A pair of longtime Boston-area video and film equipment companies are teaming up to cash in on the surge of Hollywood movies filming in the Bay State.
Local restaurants have been busy servicing the cast and crew, and Laverne Lovell’s flower shop has been busy filling orders, including a recent arrangement for Sir Ben Kingsley.
Voters yesterday gave an enthusiastic green light to a proposal to build a movie studio on 300 acres of town-owned land a few miles from the Bourne Bridge.
The recent boom in feature films being made around Boston has led to all kinds of action for people who want to act out their dreams.
Voters here have seen the message on 1,500 lawn signs, seen it on TV ads, read it in e-mails and pamphlets, and heard it in phone and personal pleas: Say “Yes to the ROCK.” That’s the rallying cry for a citizens’ committee that has blitzed the town with their message about Question 3, a nonbinding referendum on Saturday’s ballot in Plymouth.
The city has reeled in a big one — and there may be a few more on the line. Production crews for a new Bruce Willis movie, “The Surrogates,” are set to start work in Worcester Monday and will stay through August.
To those who wonder whether there’s room in Massachusetts for two major movie studios, the answer from the studios is an emphatic yes.
It’s too soon to know whether private investors will build production and post-production facilities without a costly new tax incentive.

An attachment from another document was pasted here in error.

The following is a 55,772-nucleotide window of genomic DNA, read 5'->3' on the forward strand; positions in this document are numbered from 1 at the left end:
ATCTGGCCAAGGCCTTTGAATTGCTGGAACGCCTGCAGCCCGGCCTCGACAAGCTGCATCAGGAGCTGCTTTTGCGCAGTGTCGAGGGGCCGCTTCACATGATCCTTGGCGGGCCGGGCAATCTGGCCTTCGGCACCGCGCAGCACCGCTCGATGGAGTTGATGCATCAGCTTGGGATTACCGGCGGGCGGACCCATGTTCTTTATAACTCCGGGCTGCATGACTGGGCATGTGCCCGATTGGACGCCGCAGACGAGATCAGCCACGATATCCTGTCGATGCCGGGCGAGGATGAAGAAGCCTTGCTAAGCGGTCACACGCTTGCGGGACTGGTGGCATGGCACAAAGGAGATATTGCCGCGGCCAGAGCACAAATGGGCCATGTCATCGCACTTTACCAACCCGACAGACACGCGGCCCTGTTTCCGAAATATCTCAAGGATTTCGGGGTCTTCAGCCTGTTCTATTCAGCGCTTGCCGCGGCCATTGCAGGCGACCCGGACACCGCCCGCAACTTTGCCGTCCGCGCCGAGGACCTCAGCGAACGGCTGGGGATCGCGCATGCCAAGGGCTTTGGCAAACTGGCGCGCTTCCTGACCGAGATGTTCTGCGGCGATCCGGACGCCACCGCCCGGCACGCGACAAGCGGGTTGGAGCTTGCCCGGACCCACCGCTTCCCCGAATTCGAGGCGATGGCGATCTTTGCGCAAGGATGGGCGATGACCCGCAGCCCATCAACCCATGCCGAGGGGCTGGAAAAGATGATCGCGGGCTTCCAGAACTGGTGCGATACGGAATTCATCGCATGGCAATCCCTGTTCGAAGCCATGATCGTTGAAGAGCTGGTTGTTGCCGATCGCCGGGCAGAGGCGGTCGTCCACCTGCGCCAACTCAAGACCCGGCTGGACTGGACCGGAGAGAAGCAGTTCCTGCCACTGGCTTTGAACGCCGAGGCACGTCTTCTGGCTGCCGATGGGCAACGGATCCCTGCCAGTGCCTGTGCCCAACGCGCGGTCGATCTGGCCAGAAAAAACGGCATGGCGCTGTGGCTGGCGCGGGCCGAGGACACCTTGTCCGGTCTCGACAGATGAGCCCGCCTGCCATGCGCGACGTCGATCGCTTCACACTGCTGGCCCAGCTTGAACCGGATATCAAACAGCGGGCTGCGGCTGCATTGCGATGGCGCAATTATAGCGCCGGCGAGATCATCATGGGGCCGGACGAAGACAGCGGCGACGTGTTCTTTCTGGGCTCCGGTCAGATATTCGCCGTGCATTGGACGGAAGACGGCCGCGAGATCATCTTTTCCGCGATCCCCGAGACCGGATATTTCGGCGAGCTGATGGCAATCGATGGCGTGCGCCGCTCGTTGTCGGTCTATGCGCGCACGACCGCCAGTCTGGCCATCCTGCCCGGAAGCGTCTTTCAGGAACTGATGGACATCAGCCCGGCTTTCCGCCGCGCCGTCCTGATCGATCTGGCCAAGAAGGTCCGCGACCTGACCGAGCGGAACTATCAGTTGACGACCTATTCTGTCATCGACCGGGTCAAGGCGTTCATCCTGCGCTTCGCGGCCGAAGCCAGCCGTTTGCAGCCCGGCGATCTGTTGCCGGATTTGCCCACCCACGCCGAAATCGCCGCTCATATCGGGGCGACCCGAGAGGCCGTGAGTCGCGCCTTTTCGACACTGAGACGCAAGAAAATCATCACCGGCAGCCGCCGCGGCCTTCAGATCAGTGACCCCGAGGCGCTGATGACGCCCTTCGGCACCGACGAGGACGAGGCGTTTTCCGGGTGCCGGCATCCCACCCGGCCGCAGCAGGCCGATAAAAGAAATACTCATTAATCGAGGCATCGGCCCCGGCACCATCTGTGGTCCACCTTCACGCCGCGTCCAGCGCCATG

MFO Variety ad congratulating 21 on being the number one movie in America.
Crews from This Side of the Truth, the romantic comedy that begins filming in Lowell tomorrow, have made their mark on the local economy.
88 film productions with end dates between 2006 and 2008 spent a total of $544 million in the state.
Thanks to the state’s newly renovated film incentives, film production in Massachusetts, which struggled along at one or two pics per year, has ballooned to an anticipated six or seven features shooting simultaneously this spring.
The Bay State is fast becoming a favorite location for Hollywood filmmakers, with Taunton’s Whittenton Mills undergoing the latest cinematic transformation into a World War II concentration camp for the upcoming film “Ashecliffe,” directed by Martin Scorsese.
Hollywood’s path to the Whittenton Mills complex began when filmmakers were scouting Massachusetts for a state hospital.
The boom in movies being filmed in the Hub has meant millions of dollars in new business for city hotels.
If patrons of the Burlington Mall notice holiday decorations about five weeks from now, don’t think it’s a rush to create a nine-month shopping season. The decorations will be part of the backdrop as scenes from the film “Mall Cop” will be shot at the mall beginning March 24, the day after Easter.
MFO Variety ad congratulating Amy Ryan on her Academy Award nomination for GONE BABY GONE.
A major movie studio in Plymouth could generate as many as 2,000 well-paying jobs and stimulate the tourism and service industries in the region, potentially becoming the largest private employer in the Plymouth area.
Director Sam Weisman, Governor Deval Patrick, Speaker Sal DiMasi and Senate President Therese Murray head the list of MFO ALL STARS for 2007.
For five days in November and December, the normally sedate suburban town of 25,000 people became Hollywood Central, with town residents enlisted to serve as extras, police controlling traffic and providing security, and the neighborhood buzz centering around how much taller movie star Cameron Diaz appeared in person.